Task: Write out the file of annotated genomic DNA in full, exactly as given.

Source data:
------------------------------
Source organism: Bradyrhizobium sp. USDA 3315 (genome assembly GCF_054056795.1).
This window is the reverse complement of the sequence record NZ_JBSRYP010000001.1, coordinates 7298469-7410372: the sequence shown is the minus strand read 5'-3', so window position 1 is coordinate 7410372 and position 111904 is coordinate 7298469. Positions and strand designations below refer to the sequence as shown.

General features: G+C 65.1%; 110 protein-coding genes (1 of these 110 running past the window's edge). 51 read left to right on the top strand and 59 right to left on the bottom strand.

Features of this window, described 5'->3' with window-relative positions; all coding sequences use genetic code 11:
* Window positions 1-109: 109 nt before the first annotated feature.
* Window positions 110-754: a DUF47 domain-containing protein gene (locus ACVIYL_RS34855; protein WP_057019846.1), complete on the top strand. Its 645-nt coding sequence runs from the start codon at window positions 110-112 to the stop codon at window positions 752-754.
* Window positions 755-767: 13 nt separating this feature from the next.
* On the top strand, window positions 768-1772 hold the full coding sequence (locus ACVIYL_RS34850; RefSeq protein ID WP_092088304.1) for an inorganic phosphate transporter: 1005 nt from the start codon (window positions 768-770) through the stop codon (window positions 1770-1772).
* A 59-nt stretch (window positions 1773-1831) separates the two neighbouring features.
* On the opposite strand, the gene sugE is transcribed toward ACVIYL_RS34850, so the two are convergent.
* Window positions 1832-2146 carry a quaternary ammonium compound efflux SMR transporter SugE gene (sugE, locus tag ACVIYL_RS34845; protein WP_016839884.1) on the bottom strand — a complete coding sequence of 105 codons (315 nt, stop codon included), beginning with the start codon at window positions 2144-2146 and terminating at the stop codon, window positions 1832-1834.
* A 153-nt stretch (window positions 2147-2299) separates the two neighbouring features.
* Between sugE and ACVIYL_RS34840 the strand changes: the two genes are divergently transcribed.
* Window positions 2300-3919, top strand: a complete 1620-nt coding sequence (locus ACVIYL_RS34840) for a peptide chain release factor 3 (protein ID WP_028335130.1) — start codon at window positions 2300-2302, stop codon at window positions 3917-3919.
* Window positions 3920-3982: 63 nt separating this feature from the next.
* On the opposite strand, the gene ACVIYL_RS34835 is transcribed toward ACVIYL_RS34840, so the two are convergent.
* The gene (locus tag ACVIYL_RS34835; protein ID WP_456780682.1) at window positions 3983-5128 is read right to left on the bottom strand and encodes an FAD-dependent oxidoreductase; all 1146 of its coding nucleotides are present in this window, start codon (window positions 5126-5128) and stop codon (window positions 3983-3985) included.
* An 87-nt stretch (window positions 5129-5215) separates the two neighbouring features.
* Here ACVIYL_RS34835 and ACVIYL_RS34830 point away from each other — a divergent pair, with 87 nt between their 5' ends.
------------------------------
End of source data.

Source organism: Bradyrhizobium sp. USDA 3315 (genome assembly GCF_054056795.1).
This window is the reverse complement of the sequence record NZ_JBSRYP010000001.1, coordinates 7298469-7410372: the sequence shown is the minus strand read 5'-3', so window position 1 is coordinate 7410372 and position 111904 is coordinate 7298469. Positions and strand designations below refer to the sequence as shown.

General features: G+C 65.1%; 110 protein-coding genes (1 of these 110 running past the window's edge). 51 read left to right on the top strand and 59 right to left on the bottom strand.

Features of this window, described 5'->3' with window-relative positions; all coding sequences use genetic code 11:
* Window positions 1-109: 109 nt before the first annotated feature.
* Window positions 110-754: a DUF47 domain-containing protein gene (locus ACVIYL_RS34855; protein WP_057019846.1), complete on the top strand. Its 645-nt coding sequence runs from the start codon at window positions 110-112 to the stop codon at window positions 752-754.
* Window positions 755-767: 13 nt separating this feature from the next.
* On the top strand, window positions 768-1772 hold the full coding sequence (locus ACVIYL_RS34850; RefSeq protein ID WP_092088304.1) for an inorganic phosphate transporter: 1005 nt from the start codon (window positions 768-770) through the stop codon (window positions 1770-1772).
* A 59-nt stretch (window positions 1773-1831) separates the two neighbouring features.
* On the opposite strand, the gene sugE is transcribed toward ACVIYL_RS34850, so the two are convergent.
* Window positions 1832-2146 carry a quaternary ammonium compound efflux SMR transporter SugE gene (sugE, locus tag ACVIYL_RS34845; protein WP_016839884.1) on the bottom strand — a complete coding sequence of 105 codons (315 nt, stop codon included), beginning with the start codon at window positions 2144-2146 and terminating at the stop codon, window positions 1832-1834.
* A 153-nt stretch (window positions 2147-2299) separates the two neighbouring features.
* Between sugE and ACVIYL_RS34840 the strand changes: the two genes are divergently transcribed.
* Window positions 2300-3919, top strand: a complete 1620-nt coding sequence (locus ACVIYL_RS34840) for a peptide chain release factor 3 (protein ID WP_028335130.1) — start codon at window positions 2300-2302, stop codon at window positions 3917-3919.
* Window positions 3920-3982: 63 nt separating this feature from the next.
* On the opposite strand, the gene ACVIYL_RS34835 is transcribed toward ACVIYL_RS34840, so the two are convergent.
* The gene (locus tag ACVIYL_RS34835; protein ID WP_456780682.1) at window positions 3983-5128 is read right to left on the bottom strand and encodes an FAD-dependent oxidoreductase; all 1146 of its coding nucleotides are present in this window, start codon (window positions 5126-5128) and stop codon (window positions 3983-3985) included.
* An 87-nt stretch (window positions 5129-5215) separates the two neighbouring features.
* Here ACVIYL_RS34835 and ACVIYL_RS34830 point away from each other — a divergent pair, with 87 nt between their 5' ends.